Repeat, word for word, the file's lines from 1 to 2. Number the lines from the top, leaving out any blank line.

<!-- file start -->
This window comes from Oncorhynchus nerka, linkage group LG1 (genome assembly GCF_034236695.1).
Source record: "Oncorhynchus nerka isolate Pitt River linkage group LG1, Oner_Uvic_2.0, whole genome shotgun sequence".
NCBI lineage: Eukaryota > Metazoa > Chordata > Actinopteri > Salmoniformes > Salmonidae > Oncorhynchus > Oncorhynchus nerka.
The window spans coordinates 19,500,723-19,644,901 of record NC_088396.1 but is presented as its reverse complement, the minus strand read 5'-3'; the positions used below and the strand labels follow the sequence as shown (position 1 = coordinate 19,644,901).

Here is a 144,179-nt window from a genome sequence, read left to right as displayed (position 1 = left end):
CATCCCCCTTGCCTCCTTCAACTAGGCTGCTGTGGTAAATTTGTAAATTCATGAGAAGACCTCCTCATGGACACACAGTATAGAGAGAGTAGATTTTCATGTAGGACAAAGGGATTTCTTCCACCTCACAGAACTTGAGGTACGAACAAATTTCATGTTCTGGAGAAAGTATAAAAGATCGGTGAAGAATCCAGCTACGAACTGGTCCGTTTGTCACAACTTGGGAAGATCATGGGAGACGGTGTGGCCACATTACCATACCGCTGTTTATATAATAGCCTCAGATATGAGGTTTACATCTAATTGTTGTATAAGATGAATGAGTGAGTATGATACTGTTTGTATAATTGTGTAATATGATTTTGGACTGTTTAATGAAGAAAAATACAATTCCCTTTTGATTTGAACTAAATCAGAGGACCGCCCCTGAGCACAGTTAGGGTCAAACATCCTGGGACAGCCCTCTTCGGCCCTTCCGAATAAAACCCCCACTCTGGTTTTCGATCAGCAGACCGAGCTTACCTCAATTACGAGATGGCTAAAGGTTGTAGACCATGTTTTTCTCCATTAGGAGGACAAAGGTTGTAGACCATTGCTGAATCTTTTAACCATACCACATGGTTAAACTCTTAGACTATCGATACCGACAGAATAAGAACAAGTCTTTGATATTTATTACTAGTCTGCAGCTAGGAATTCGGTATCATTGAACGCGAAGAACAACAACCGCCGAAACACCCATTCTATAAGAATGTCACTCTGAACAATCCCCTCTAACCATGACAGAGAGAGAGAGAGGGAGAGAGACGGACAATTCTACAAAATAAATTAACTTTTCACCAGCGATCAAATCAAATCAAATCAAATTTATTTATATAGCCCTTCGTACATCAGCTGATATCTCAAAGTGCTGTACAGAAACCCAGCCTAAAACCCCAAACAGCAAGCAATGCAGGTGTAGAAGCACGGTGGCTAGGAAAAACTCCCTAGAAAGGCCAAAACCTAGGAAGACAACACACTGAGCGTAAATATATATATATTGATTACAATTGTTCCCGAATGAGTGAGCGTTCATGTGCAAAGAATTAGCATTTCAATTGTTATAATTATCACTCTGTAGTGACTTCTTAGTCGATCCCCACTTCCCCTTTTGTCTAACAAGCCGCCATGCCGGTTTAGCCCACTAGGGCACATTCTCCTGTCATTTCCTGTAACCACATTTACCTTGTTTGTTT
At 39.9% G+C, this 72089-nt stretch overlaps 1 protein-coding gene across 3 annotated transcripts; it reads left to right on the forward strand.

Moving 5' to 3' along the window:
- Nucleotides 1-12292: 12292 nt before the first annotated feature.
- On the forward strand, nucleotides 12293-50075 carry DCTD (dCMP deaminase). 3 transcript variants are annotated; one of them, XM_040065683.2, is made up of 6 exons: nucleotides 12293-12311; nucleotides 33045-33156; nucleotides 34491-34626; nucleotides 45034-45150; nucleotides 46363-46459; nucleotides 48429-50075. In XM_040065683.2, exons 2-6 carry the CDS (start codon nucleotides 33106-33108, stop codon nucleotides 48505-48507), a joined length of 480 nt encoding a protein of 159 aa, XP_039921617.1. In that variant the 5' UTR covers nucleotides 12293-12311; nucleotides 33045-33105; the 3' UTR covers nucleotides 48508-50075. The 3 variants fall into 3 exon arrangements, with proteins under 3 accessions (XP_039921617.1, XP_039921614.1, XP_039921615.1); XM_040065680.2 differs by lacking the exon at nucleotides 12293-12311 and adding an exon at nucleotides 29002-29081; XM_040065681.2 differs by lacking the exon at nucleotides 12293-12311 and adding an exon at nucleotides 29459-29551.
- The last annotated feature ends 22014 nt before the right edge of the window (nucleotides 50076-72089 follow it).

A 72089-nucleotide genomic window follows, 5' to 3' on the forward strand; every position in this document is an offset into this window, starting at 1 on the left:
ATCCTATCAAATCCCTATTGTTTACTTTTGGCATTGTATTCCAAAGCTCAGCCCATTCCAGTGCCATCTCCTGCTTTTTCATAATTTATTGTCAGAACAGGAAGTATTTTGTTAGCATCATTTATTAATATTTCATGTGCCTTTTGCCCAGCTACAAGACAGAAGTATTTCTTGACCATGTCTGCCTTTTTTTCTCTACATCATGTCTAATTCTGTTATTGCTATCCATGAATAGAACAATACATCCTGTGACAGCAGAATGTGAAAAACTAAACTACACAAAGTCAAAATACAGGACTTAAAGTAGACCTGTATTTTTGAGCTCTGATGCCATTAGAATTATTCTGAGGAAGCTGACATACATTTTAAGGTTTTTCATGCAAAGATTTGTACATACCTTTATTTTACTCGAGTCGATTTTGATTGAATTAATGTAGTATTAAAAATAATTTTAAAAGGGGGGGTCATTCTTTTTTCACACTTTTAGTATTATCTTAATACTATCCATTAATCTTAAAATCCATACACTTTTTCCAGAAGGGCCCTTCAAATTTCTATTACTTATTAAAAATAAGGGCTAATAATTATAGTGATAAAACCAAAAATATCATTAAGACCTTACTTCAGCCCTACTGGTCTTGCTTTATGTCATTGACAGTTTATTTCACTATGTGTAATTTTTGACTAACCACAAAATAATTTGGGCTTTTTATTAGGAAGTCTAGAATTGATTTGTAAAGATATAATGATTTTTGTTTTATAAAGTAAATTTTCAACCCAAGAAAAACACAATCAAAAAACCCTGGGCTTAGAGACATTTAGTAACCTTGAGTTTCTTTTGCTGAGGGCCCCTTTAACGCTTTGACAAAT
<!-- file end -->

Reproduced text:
This window comes from Oncorhynchus nerka, linkage group LG1 (genome assembly GCF_034236695.1).
Source record: "Oncorhynchus nerka isolate Pitt River linkage group LG1, Oner_Uvic_2.0, whole genome shotgun sequence".